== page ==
b) Maps are Value Added Products. Maps are combination of various low level ‘Elemental Datasets’ superimposed for convenience. Some of these Elemental Datasets are Natural Government Monopolies (NGMs) (eg District Boundaries, SSSIs, street names etc), but others are not (eg coastlines, rivers, height data). Thirty years ago it made sense for maps to be the lowest level of Core Geographical data, but in the modern era of GIS and digital mapping it makes more sense to maintain each Elemental Dataset separately and to allow the private sector or individual users to combine them to form maps. Why? Mainly because the role of government should be minimised to encourage competition and customer choice – this implies that the Government should only look after the Natural Government Monopoly datasets such as Boundaries, SSSIs street names etc. Over the last ten years good progress has been made in opening up the mapping market to genuine competition, and there are now several sources of OS independent mapping including NavTeq, Bartholemews, UK Maps and our own People’s Map. The great downside of giving away map products as free PSI is that it will kill the competition for those maps. It would be much better to give away the Natural Government Monopoly data ONLY and allow the free market to develop all the higher-level mapping products.
c) The Derived Data Trap. The OS is currently in a dominant (almost monopoly) position for the provision of large scale maps. OS maintains that position partly by claiming IPR on data which a user derives using an OS map as a reference, even if the data does not appear on the OS map in the first place. For instance if a utility draws its pipeline network using an OS map as a reference than OS says that if the utility stops paying its annual licence fee to OS then the utility must delete all its derived pipeline data and recreate it from scratch. This acts as a effective barrier to the creation of a truly competitive market for maps for two reasons. First the main customers (government and utilities) are locked in because if they change map supplier then they face having to re-create their derived data. And second because the independent map suppliers cannot get hold of any derived data without paying OS a fee and negotiating licence terms. Boundaries are a good example of this. The Boundary Commission cannot supply its boundaries to the private mapping sector because they are drawn on top of OS Maps and are therefore considered to contain OS copyright.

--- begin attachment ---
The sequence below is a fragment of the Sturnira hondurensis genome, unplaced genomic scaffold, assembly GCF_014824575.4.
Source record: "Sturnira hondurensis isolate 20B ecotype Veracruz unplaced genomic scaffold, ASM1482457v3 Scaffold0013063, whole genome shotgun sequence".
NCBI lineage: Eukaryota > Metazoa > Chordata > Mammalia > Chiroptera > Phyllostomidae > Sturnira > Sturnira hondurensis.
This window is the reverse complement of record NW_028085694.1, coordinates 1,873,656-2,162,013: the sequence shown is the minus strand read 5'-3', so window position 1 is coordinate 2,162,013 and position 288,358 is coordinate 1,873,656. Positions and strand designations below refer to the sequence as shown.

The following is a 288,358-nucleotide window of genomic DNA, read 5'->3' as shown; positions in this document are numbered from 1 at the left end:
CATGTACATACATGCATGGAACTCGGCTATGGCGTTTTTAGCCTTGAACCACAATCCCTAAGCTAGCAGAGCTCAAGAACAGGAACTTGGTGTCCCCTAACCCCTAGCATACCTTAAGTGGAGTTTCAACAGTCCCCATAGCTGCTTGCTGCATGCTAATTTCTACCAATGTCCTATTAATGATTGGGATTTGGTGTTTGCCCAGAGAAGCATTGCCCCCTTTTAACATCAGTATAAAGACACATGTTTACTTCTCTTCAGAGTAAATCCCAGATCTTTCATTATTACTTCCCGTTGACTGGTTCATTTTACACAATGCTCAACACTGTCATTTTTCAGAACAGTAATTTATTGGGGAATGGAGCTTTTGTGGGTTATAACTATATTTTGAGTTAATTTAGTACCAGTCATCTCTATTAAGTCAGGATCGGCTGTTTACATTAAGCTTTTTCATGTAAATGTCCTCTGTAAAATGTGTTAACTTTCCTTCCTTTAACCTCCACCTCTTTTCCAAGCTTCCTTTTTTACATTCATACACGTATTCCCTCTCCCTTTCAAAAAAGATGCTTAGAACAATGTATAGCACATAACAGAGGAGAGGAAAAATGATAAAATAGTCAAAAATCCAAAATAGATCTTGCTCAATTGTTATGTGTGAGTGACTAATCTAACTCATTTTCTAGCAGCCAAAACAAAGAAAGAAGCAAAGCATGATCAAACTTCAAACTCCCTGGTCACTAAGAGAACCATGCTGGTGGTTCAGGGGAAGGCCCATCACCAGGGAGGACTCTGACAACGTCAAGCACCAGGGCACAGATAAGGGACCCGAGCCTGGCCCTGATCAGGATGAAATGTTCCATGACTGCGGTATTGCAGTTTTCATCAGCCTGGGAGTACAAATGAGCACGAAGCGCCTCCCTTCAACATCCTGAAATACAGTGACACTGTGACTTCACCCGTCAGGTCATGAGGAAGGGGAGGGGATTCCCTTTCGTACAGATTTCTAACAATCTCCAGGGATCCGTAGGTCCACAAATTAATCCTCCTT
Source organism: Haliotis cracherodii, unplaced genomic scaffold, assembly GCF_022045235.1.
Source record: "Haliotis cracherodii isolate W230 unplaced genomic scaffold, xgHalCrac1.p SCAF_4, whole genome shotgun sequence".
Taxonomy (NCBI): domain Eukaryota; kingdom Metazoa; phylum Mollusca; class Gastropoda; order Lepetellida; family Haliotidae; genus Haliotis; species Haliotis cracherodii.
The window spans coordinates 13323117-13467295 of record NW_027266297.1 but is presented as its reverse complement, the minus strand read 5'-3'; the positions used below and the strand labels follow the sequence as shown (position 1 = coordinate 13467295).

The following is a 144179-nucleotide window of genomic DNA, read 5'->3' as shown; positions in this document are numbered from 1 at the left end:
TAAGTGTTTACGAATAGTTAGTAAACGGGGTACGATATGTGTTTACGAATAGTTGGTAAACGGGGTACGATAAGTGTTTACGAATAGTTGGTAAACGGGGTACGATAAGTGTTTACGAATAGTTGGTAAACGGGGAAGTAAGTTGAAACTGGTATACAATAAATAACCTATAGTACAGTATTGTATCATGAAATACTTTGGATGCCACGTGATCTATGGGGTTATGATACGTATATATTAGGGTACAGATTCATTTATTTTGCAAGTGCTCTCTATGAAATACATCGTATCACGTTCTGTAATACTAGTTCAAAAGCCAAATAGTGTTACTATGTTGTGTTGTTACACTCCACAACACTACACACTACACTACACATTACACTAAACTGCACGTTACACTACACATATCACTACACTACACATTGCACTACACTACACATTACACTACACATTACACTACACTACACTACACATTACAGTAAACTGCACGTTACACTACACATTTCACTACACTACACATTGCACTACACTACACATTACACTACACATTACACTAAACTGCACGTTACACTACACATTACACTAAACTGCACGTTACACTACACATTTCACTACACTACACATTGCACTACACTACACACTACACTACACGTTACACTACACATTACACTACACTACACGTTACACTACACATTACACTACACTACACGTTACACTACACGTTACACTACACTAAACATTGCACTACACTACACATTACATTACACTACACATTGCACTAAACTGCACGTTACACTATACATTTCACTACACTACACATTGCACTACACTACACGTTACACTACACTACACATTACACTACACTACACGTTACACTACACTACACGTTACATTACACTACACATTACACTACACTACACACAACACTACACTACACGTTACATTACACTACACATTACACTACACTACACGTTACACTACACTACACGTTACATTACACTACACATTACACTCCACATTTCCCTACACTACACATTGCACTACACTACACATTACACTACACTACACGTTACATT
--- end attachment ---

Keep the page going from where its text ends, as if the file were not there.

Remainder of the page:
Because of all these issues, Getmapping’s view on the OS Consultation is as follows:
a) All Natural Government Monopoly (NGM) data should be made available free of charge to the market as PSI, but without any non-NGM data included
b) No maps which contain non-NGM data should be made available free of charge as this will severely damage competition, customer choice and quality in the market
c) In the medium term responsibility for maintaining NGM data should be transferred from OS to the natural owners of the data (eg Local Government for street naming and numbering) and the maintenance of the data should become an integral part of the change process, funded by the organisation which causes the change. For example, if somebody extends their house, then the builder should commission an independent surveyor to make a detailed survey of the as-built change to a specified format and accuracy. This survey would be paid for by the owner of the building and it would be used as the formal NGM update record. An intelligent properly-connected process of this kind would allow maps to be kept up to date within hours of a change, not within 6-12 months
d) It follows that in the medium term OS’s role should become a QA and government-procurement role. This is because if NGM data is maintained by the ‘owning’ government department and made available as PSI then the private mapping sector will be able to make high quality maps to suit all market demands. I believe that the quality, choice and prices of maps would all improve as a result.
Your comments are welcome. The “derived data” is especially interesting, particularly as it applies to utilities. We’d love to hear from utilities or other customers whether this is indeed the implication of the contract – because we suspect it is, given previous form on the derived data question.